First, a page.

The CBN and the deposit money banks pursued vigorously the first major policy in 2012: the Cashless Lagos. The initiative, aimed at moving away from cash-based economy to electronic payments system, saw a massive promotion of the various e-payment channels such as the Automated Teller Machines (ATMs), Point of Sales (PoS) terminals, mobile banking technology and internet banking, among others. The licensing of seven mobile money operators by the CBN in September provided a boost to the programme. The initiative is already being extended to other parts of the country.
Owing to a number of domestic and external factors, 2012 without any doubt was a very challenging one for operators in the banking industry. However, in line with its track record, Zenith Bank, whether in company terms or Group consideration, was able to exploit the opportunities within the environment. This translated into an excellent performance that attests to the durability and resilience of the Brand. These results, once again, speak eloquently about the exceptional financial health of our Bank and the Group. For the Bank, total deposits was ₦1.80 trillion for the year ended December 31, 2012, representing a 14 per cent increase over the previous year’s figure of ₦1.58 trillion. Profit-After-Tax similarly rose by 132 per cent, from ₦41.30 billion in 2011 to ₦95.80 billion in 2012. During the same period, total assets of the Bank grew by 12 per cent: ₦2.17 trillion to ₦2.44 trillion; while shareholders’ fund rose by 18 per cent, from ₦372.02 billion to ₦438 billion. Gross earnings similarly grew by 30 per cent from ₦214.98billion in year 2011 to ₦279.04 billion in 2012.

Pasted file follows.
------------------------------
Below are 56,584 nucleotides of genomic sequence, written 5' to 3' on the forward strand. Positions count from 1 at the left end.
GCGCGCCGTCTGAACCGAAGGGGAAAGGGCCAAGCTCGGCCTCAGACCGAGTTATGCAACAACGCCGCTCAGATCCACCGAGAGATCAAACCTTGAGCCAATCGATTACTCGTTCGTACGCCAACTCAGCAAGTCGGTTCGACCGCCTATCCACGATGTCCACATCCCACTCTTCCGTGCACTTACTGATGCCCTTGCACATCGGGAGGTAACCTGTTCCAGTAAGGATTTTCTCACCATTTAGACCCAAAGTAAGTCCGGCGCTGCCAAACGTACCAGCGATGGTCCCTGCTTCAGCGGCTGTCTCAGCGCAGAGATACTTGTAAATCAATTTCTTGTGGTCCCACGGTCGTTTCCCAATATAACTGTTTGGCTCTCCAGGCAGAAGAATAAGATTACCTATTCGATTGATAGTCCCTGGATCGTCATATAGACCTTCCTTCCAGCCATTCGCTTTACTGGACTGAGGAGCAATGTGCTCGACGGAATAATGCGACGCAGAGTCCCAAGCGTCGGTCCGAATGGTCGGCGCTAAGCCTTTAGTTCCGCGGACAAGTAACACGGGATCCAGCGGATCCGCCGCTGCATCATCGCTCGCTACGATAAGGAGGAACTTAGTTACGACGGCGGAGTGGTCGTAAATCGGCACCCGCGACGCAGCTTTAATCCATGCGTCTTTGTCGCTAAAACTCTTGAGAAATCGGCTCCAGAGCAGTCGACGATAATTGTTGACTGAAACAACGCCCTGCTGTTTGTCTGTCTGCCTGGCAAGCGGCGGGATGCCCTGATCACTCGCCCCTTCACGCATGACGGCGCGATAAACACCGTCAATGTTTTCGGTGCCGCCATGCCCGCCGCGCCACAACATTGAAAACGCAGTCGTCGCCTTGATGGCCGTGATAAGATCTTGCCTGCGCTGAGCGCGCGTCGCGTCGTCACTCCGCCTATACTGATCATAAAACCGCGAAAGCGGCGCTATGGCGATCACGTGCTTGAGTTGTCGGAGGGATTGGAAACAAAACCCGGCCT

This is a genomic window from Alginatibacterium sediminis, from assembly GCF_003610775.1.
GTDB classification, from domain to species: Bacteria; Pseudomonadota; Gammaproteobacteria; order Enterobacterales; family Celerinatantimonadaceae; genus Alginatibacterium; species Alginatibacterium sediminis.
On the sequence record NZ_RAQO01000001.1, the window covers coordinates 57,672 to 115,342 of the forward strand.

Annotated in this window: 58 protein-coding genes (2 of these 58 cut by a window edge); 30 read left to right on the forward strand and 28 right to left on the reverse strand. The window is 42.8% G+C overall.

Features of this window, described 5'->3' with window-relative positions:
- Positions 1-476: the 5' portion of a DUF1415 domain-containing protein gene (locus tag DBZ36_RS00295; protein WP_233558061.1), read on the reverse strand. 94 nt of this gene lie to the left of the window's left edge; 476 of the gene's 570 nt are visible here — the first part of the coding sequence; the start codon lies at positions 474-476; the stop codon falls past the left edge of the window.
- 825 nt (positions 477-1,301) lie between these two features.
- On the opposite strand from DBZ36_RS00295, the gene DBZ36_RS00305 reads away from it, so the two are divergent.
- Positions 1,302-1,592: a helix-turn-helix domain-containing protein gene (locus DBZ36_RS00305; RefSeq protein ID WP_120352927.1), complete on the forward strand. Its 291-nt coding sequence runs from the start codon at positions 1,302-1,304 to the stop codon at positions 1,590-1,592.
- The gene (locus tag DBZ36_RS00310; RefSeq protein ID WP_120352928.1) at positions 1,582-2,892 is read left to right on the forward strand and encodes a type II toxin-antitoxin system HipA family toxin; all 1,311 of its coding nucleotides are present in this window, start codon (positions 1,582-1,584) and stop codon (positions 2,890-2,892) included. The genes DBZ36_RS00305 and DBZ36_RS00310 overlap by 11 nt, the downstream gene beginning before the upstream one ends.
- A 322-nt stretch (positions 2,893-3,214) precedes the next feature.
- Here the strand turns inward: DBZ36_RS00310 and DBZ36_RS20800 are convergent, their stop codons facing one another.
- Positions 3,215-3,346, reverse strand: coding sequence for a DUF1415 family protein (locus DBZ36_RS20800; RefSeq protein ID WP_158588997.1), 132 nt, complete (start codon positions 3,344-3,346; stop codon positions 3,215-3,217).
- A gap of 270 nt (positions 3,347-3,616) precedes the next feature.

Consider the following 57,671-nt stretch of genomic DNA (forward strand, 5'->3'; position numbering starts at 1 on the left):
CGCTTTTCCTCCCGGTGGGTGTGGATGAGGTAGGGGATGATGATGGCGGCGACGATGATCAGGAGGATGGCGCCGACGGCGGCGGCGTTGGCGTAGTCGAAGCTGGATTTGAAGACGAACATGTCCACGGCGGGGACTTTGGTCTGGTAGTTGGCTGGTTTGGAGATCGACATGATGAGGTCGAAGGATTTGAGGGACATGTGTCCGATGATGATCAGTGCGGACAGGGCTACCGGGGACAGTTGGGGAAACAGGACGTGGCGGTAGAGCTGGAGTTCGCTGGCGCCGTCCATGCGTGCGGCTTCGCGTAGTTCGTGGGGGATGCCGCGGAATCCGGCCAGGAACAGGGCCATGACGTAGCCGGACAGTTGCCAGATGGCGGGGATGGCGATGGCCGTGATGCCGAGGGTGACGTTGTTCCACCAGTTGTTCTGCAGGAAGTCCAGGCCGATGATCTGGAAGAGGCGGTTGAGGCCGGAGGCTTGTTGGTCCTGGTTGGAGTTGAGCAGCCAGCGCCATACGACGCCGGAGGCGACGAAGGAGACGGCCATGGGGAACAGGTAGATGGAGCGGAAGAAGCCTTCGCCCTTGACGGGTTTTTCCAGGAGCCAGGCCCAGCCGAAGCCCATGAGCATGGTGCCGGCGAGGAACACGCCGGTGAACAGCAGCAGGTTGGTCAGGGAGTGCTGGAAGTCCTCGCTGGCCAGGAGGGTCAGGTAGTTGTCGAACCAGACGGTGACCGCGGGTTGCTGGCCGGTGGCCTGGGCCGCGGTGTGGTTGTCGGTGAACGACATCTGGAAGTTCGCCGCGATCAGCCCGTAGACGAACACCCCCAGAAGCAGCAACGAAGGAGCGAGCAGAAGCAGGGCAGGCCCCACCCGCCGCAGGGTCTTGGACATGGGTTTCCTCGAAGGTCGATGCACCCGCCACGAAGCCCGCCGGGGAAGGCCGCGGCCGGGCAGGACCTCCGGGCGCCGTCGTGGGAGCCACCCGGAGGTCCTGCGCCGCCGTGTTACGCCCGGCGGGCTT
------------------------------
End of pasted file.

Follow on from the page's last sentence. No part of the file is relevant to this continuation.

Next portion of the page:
As a Group, the performance indices were no less impressive. The Group Profit-Before-Tax grew by 51 per cent, from ₦67.44 billion in year 2011 to ₦102.10 billion in 2012. Profit-After-Tax thus jumped by a whopping 107 per cent during the period, from ₦48.70 billion in 2011 to ₦100.68 billion. The Group total assets similarly rose by 12 per cent, from ₦2.33trillion in 2011 to ₦2.60 trillion in 2012, while total deposits grew by 17 per cent during the same period, from ₦1.66 trillion to ₦1.93trillion. Group shareholders’ fund grew by 17 per cent, from ₦394.27 billion in 2011 to ₦462.96 billion; gross earnings similarly grew by 26 per cent, from ₦243.95 billion in 2011 to ₦307.08 billion in 2012.
Zenith Bank remains committed to delivering superior returns to our shareholders; and this, we once again demonstrate by ensuring that a good chunk of our profit is set aside for you, our valued investors. The Board is therefore pleased to recommend a dividend pay-out of ₦50.23 billion; that is, 160 kobo per 50 kobo share.